502 THE CATHOLIC BIBLICAL QUARTERLY I 56, 1994unified opposition to Jesus on the part of all of the groups of leaders transcends geographical boundaries.
Those who would distinguish the groups of Jewish leaders point out thatthe Pharisees appear mainly in Galilee, do not confront Jesus directly, andchallenge him primarily on matters of religious, legal observance. The chief priests, scribes, and elders appear as a distinct group only after Jesus hasentered Jerusalem; they confront Jesus directly and challenge him on theissue of authority.
There is, however, some overlapping, with the Phariseescontinuing to appear after Jesus has left Galilee (once [10:2] after he hasentered Judea, and once [12:13] after he has entered Jerusalem), and with thescribes appearing both alone and with the Pharisees in Galilee, and bothalone and with the chief priests or elders, or with both, in Jerusalem.
RobertMowery, however, has shown that when one considers the formal features of the Marcan references this overlapping does not diminish the clarity of thedistinction drawn between the two groups. Most of the Galilean referencesto the Pharisees use the collective designation "the Pharisees," while the twonon-Galilean references (10:2; 12:13) do not.
Most of the references to thescribes in narrative material set in Jerusalem use the collective designation"the scribes," while none of the six narrative references to scribes outside of Jerusalem use this designation.
There are four nonnarrative references toscribes outside of Jerusalem. All four use the collective designation "thescribes," but all four refer to scribes who were absent.
Mowery can conclude,then, that in spite of the apparent overlap there is strong textual support for
of the story and the dominant type of action in each: Jesus preaching the word, and the messiah-king coming into his city. For M. Boring ("Mark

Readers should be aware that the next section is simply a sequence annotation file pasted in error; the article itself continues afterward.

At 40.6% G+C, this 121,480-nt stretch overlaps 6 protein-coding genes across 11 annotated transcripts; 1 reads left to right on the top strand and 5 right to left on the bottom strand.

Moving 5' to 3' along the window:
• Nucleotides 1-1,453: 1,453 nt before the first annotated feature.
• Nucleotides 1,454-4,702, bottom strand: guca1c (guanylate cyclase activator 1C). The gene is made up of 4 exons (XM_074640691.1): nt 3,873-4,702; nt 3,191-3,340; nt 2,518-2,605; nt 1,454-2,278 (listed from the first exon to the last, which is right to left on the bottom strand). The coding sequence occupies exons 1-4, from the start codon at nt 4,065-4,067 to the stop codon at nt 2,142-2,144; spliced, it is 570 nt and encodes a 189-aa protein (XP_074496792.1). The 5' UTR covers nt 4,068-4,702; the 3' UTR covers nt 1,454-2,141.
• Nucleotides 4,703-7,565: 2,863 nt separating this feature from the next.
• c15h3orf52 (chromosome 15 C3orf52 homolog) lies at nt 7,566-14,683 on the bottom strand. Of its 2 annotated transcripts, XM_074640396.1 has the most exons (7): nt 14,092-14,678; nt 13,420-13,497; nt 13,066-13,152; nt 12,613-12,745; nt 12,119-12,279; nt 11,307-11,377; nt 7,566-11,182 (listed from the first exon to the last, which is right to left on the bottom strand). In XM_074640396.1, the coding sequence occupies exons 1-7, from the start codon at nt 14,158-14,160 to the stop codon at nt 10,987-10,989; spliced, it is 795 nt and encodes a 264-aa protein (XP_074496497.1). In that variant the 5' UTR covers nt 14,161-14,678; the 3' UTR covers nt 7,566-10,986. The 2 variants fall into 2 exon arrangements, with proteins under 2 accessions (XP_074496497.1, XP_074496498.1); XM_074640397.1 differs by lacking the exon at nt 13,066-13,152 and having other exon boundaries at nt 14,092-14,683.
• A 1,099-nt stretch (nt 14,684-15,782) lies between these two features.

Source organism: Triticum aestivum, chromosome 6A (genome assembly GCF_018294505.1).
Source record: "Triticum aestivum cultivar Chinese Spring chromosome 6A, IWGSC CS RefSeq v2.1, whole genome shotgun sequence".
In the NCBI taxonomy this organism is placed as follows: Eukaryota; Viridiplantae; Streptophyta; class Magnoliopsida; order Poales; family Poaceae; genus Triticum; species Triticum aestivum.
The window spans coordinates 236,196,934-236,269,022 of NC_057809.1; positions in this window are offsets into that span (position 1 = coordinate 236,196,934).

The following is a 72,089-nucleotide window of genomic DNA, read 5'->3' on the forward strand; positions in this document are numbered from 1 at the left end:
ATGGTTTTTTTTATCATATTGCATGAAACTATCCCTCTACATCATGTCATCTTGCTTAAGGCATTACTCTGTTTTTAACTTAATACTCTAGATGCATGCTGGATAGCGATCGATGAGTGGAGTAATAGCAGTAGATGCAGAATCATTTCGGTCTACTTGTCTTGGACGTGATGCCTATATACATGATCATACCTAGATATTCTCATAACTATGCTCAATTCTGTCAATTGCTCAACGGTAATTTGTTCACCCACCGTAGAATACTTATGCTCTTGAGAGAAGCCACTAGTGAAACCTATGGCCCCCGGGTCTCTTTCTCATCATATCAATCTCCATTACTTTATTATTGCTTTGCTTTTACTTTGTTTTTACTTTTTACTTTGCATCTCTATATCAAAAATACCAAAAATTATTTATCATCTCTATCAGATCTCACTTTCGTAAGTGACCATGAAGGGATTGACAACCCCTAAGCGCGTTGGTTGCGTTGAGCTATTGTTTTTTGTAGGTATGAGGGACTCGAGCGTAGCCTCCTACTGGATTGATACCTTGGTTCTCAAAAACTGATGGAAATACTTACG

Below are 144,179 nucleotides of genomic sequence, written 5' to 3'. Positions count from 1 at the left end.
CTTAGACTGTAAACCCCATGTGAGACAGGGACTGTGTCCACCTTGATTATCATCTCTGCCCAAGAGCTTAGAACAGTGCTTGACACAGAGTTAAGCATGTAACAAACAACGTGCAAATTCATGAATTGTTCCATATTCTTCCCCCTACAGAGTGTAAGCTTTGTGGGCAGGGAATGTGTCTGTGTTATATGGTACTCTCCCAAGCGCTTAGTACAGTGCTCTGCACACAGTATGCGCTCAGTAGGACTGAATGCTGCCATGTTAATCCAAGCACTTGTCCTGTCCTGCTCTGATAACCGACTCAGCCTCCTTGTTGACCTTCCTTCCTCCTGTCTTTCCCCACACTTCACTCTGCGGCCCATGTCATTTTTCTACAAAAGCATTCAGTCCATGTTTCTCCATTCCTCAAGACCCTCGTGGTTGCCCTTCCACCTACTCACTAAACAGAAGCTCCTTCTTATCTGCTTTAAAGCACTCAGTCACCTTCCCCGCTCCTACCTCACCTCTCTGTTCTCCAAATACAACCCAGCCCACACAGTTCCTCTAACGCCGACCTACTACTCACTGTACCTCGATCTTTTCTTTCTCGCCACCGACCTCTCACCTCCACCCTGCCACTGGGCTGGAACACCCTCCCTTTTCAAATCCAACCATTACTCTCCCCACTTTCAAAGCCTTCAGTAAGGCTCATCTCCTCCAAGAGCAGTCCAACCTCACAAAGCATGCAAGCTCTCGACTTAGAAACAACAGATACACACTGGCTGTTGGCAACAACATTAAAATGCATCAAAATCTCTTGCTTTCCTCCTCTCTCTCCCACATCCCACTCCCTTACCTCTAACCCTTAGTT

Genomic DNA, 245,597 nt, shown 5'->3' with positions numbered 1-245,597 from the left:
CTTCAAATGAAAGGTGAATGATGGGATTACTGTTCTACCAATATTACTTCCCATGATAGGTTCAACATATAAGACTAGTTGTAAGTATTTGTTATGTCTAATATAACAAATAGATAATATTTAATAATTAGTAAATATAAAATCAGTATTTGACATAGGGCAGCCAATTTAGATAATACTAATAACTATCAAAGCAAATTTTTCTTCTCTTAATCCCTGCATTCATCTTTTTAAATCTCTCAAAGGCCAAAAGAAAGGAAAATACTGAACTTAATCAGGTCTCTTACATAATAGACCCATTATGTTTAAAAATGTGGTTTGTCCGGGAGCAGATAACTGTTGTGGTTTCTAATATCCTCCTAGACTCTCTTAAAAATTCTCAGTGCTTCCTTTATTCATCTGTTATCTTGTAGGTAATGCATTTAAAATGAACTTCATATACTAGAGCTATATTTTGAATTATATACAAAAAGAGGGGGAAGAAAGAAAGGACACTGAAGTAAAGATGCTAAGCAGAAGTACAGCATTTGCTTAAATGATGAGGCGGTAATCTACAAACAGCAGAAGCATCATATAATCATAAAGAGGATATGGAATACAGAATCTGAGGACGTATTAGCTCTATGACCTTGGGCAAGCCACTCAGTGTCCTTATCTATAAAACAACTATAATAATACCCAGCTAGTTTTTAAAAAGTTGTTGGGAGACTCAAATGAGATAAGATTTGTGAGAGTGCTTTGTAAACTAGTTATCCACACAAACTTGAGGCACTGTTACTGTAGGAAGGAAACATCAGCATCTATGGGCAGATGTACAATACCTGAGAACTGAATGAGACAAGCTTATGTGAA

and the Beginning of the Gospel,"
52  45-46), geography structures not the biography of Jesus but narrative Chris-tology.
J. D. Kingsbury, "The Religious Authorities in the Gospel of Mark,"
36 (1990) 46.
29, 81-82; D. Lührmann, "Die Pharisäer und die Schriftgelehrten im Markusevangelium,"
(1987) 172. For S. H. Smith ("The Role of Jesus'Opponents in the Markan Drama,"
35  171), up to 8:11-13 the Pharisees'"role hasbeen confined to debating matters of halakhah related ... to the eating
For Malbon("Jewish Leaders," 266-67), "the scribes and the Pharisees raise religious objections. . . . Thechief priests, scribes, and elders raise also what must be called political objections, based on theirstruggle with Jesus for authority and influence over the people."
Smith ("Role of Jesus' Opponents," 167), rejecting the claim of some redaction criticsthat the scribes of the passion narrative differ from those of the Galilean controversies, maintains,from a literary perspective, that they are the one group that draws the story of Jesus'conflict with the religious establishment into a coherent whole.
R. L. Mowery, "Pharisees and Scribes, Galilee and Jerusalem,"
In 2:6,16; 3:22; 7:1,5; 9:14 (ibid., 267).
In 1:22; 8:31; 9:11; 10:33 (ibid.)